Heat waves: How the geological record helps us improve climate predictions
Written by: Basil Davis
The current heat wave affecting the southwestern USA this week is just one of many that have taken place across the Northern Hemisphere this year, including China, India, Pakistan, Europe and mid-western USA. What has been particularly worrying for climate scientists is not only the size of the areas over which records have been broken, but also the size of the margin with which the new records have exceeded the old.
The heatwave that affected the UK in July established an all-time temperature record of 40.3C that exceeded the old record by 1.6C, set just 3 years ago, and records were broken at many locations by an extraordinary 3-4C. These new records were set at a comparable latitude to the record-breaking heat that affected the Pacific Northwest last year when the previous all-time temperature record in Canada was exceeded by an incredible 4.4C.
Climate model simulations indicate that as the planet warms so the frequency and intensity of heat waves can be expected to increase, but what is more difficult to predict is where and when these heat waves will occur. For instance, last year’s record Canadian temperature in Canadas occurred in June, which is not even a summer month, and at 49.4C it also exceeded all-time records for ‘hotter’ regions much further south such as Las Vegas, Nevada whose record is 47.2C. In the UK, prior to the record heat wave, climate models had already suggested that temperatures would eventually exceed 40C but not for at least another decade, while even short-term weather models had only given it a 10% chance in forecasts made just a week before the heat wave arrived.
Climate models provide the only way to predict future heat waves, but when these models are compared to observations, we find that they tend to underestimate temperature extremes. The reason for this is not entirely clear, but is likely to be the result of models failing to fully reproduce processes within the climate system that drive extremes as our planet warms, such as changes in the atmospheric and ocean circulation.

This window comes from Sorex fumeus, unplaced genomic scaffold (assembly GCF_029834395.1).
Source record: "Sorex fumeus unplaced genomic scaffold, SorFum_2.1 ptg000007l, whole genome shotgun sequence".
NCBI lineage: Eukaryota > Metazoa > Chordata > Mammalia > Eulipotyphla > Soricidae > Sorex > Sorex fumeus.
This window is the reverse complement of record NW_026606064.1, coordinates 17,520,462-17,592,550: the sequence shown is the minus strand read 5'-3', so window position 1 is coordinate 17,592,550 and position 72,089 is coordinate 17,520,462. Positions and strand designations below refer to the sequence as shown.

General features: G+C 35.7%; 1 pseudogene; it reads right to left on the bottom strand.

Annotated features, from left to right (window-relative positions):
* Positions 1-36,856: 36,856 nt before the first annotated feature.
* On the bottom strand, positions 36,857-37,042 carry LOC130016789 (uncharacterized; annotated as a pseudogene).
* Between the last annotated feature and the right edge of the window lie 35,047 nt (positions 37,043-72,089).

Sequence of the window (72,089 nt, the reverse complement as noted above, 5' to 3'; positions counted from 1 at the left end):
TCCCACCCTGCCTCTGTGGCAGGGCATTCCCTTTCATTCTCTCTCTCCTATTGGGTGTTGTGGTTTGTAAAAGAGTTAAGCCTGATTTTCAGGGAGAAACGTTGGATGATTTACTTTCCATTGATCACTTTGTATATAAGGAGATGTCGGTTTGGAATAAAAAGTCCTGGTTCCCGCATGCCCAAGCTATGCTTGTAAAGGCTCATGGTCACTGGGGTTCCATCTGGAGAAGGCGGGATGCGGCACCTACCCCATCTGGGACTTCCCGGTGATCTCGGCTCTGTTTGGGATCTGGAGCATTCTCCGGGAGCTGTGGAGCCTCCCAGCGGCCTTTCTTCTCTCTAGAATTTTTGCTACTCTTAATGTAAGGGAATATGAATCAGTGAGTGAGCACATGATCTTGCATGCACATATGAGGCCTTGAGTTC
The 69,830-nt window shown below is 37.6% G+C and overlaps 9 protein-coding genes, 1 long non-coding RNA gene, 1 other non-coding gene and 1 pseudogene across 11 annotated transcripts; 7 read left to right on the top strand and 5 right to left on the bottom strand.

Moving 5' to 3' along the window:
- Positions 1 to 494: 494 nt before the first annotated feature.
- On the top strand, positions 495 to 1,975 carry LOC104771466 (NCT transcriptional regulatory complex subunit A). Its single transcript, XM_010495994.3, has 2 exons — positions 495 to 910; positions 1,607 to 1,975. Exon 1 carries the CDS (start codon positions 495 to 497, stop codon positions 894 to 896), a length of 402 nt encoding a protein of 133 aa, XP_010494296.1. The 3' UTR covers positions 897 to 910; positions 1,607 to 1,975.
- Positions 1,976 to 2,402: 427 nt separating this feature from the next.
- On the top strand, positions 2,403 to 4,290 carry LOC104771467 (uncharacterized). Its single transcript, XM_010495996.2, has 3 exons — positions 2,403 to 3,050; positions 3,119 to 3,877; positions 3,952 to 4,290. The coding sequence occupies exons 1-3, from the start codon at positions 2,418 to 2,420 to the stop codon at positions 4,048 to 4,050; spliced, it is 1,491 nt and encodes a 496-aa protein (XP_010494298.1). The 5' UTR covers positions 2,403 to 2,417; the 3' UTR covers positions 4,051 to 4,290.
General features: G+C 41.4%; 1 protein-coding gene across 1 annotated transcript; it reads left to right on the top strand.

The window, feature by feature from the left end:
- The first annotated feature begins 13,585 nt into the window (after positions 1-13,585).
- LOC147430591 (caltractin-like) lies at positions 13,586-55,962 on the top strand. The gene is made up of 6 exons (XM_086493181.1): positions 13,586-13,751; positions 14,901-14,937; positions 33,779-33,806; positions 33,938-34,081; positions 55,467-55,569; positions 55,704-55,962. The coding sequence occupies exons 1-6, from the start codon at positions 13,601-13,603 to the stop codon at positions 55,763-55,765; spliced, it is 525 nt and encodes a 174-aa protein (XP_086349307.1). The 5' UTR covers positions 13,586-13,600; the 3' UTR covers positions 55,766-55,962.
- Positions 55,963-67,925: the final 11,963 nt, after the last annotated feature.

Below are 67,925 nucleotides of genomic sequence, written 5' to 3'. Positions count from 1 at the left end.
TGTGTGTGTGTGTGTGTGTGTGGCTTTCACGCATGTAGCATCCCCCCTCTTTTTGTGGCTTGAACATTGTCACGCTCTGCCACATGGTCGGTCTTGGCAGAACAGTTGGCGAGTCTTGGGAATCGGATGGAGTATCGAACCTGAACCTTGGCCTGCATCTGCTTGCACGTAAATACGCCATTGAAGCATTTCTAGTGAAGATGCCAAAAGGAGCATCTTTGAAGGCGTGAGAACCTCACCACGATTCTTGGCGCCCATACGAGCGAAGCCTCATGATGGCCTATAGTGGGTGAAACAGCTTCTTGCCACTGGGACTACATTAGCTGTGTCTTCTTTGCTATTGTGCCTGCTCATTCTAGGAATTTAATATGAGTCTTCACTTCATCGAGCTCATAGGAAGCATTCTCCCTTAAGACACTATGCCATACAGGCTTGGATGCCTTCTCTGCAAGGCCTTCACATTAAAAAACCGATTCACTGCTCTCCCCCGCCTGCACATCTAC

One way that climate scientists are trying to improve these models is to look at how the climate system organized itself during warm climates in the Earth’s past. These warm climates are not exact analogues of our future Earth because the warming was not driven by the rapid release of greenhouse gases from burning fossil fuels, but they do represent very different climates from recent modern history, which is the period normally used to test and develop climate models.
The Past Global Changes (PAGES), an international paleo-science co-ordinating body, is at the forefront of this work, co-ordinating research into past warm climates through a number of different working groups.
The PAGES-PMIP Working Group on Quaternary Interglacials (QUIGS) is investigating climates during past Interglacials. These relatively short periods of warm climate occurred with regular frequency between longer, cooler, glacial periods over the Quaternary period of the last 2.6 million years. This working group is looking at how and why these warm Interglacials occurred by using compilations of palaeo-climate records from marine, terrestrial and ice archives to compare with climate model simulations.
The Climate Variability Across Timescales (CVAS) working group is looking primarily at climate over the most recent Holocene Interglacial warm period, and particularly how climate variability has changed throughout this time at different locations. This work will help us understand shorter-term natural climate changes and the ability of climate models to reproduce them. These natural changes are likely to occur on top of the future global warming trend, helping amplify or mitigate rising temperatures from anthropogenic greenhouse gases.
The Pliocene and Miocene climate variability over glacial-interglacial timescales
(PlioMioVAR) working group is examining the warm climate of the period from 2.6-23 million years ago. This was a time when temperatures and greenhouse gas concentrations reached levels higher than the present day, and global ice cover was much reduced. The group is working with a combination of climate modelling and reconstructions of the climate at this time using terrestrial and marine records to understand the main drivers of climate change over this period.
As we travel further back in time, these past climates look less and less familiar to us, just as our future climate is likely to become less and less familiar to us as we leave the climate conditions that we have enjoyed over the last 100 years or more. PAGES supports researchers who study these past global changes, helping to improve our ability to foresee future global change, including the heatwaves that we will inevitably increasingly experience as our planet warms.
Climate model experiments show that the inter-annual variability in temperature is likely to be much higher in a future warmer world driven by higher CO2 than it was during the mid-Holocene thermal maximum that occurred around 6000 years ago (Rehfeld et al. 2020 https://pastglobalchanges.org/publications/129475).